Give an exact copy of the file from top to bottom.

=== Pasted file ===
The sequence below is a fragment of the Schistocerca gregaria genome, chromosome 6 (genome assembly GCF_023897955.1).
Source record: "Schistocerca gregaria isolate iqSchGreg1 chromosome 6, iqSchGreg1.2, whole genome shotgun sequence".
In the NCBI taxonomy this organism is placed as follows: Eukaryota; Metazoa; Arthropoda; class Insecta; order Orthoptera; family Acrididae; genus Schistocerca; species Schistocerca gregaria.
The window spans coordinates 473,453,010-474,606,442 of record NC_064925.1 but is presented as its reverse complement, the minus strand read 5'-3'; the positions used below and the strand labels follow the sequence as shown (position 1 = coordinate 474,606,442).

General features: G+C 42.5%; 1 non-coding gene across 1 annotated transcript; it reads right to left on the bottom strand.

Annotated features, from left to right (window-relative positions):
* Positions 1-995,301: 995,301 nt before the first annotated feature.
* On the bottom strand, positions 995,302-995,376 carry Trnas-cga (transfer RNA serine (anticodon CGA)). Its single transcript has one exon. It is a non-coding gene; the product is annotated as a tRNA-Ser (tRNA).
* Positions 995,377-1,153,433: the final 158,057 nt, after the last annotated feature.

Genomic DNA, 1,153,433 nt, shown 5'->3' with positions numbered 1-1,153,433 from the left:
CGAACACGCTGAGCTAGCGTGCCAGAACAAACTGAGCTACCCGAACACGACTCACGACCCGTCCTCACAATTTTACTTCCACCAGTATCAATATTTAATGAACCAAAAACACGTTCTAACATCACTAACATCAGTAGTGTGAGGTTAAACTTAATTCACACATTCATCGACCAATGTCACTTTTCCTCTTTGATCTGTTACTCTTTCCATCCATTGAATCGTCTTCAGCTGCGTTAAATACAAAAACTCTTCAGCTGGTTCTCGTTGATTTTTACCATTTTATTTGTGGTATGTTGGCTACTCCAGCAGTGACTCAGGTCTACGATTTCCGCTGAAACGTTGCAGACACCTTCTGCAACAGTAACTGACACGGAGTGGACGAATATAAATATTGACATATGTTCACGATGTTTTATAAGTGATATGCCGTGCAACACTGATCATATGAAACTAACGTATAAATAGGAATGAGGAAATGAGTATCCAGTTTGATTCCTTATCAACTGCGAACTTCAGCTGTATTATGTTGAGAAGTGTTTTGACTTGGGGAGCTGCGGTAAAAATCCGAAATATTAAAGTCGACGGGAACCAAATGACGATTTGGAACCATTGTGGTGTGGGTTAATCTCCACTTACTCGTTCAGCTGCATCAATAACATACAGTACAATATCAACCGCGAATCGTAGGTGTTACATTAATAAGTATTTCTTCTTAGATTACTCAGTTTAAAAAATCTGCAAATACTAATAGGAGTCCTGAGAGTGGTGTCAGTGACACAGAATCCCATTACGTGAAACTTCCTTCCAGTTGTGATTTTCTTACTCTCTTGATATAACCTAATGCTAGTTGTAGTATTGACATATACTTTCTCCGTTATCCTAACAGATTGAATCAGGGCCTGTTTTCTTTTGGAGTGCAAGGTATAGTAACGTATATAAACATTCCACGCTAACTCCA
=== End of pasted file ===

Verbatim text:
The sequence below is a fragment of the Schistocerca gregaria genome, chromosome 6 (genome assembly GCF_023897955.1).
Source record: "Schistocerca gregaria isolate iqSchGreg1 chromosome 6, iqSchGreg1.2, whole genome shotgun sequence".
In the NCBI taxonomy this organism is placed as follows: Eukaryota; Metazoa; Arthropoda; class Insecta; order Orthoptera; family Acrididae; genus Schistocerca; species Schistocerca gregaria.
The window spans coordinates 473,453,010-474,606,442 of record NC_064925.1 but is presented as its reverse complement, the minus strand read 5'-3'; the positions used below and the strand labels follow the sequence as shown (position 1 = coordinate 474,606,442).

General features: G+C 42.5%; 1 non-coding gene across 1 annotated transcript; it reads right to left on the bottom strand.

Annotated features, from left to right (window-relative positions):
* Positions 1-995,301: 995,301 nt before the first annotated feature.
* On the bottom strand, positions 995,302-995,376 carry Trnas-cga (transfer RNA serine (anticodon CGA)). Its single transcript has one exon. It is a non-coding gene; the product is annotated as a tRNA-Ser (tRNA).
* Positions 995,377-1,153,433: the final 158,057 nt, after the last annotated feature.

Genomic DNA, 1,153,433 nt, shown 5'->3' with positions numbered 1-1,153,433 from the left:
CGAACACGCTGAGCTAGCGTGCCAGAACAAACTGAGCTACCCGAACACGACTCACGACCCGTCCTCACAATTTTACTTCCACCAGTATCAATATTTAATGAACCAAAAACACGTTCTAACATCACTAACATCAGTAGTGTGAGGTTAAACTTAATTCACACATTCATCGACCAATGTCACTTTTCCTCTTTGATCTGTTACTCTTTCCATCCATTGAATCGTCTTCAGCTGCGTTAAATACAAAAACTCTTCAGCTGGTTCTCGTTGATTTTTACCATTTTATTTGTGGTATGTTGGCTACTCCAGCAGTGACTCAGGTCTACGATTTCCGCTGAAACGTTGCAGACACCTTCTGCAACAGTAACTGACACGGAGTGGACGAATATAAATATTGACATATGTTCACGATGTTTTATAAGTGATATGCCGTGCAACACTGATCATATGAAACTAACGTATAAATAGGAATGAGGAAATGAGTATCCAGTTTGATTCCTTATCAACTGCGAACTTCAGCTGTATTATGTTGAGAAGTGTTTTGACTTGGGGAGCTGCGGTAAAAATCCGAAATATTAAAGTCGACGGGAACCAAATGACGATTTGGAACCATTGTGGTGTGGGTTAATCTCCACTTACTCGTTCAGCTGCATCAATAACATACAGTACAATATCAACCGCGAATCGTAGGTGTTACATTAATAAGTATTTCTTCTTAGATTACTCAGTTTAAAAAATCTGCAAATACTAATAGGAGTCCTGAGAGTGGTGTCAGTGACACAGAATCCCATTACGTGAAACTTCCTTCCAGTTGTGATTTTCTTACTCTCTTGATATAACCTAATGCTAGTTGTAGTATTGACATATACTTTCTCCGTTATCCTAACAGATTGAATCAGGGCCTGTTTTCTTTTGGAGTGCAAGGTATAGTAACGTATATAAACATTCCACGCTAACTCCA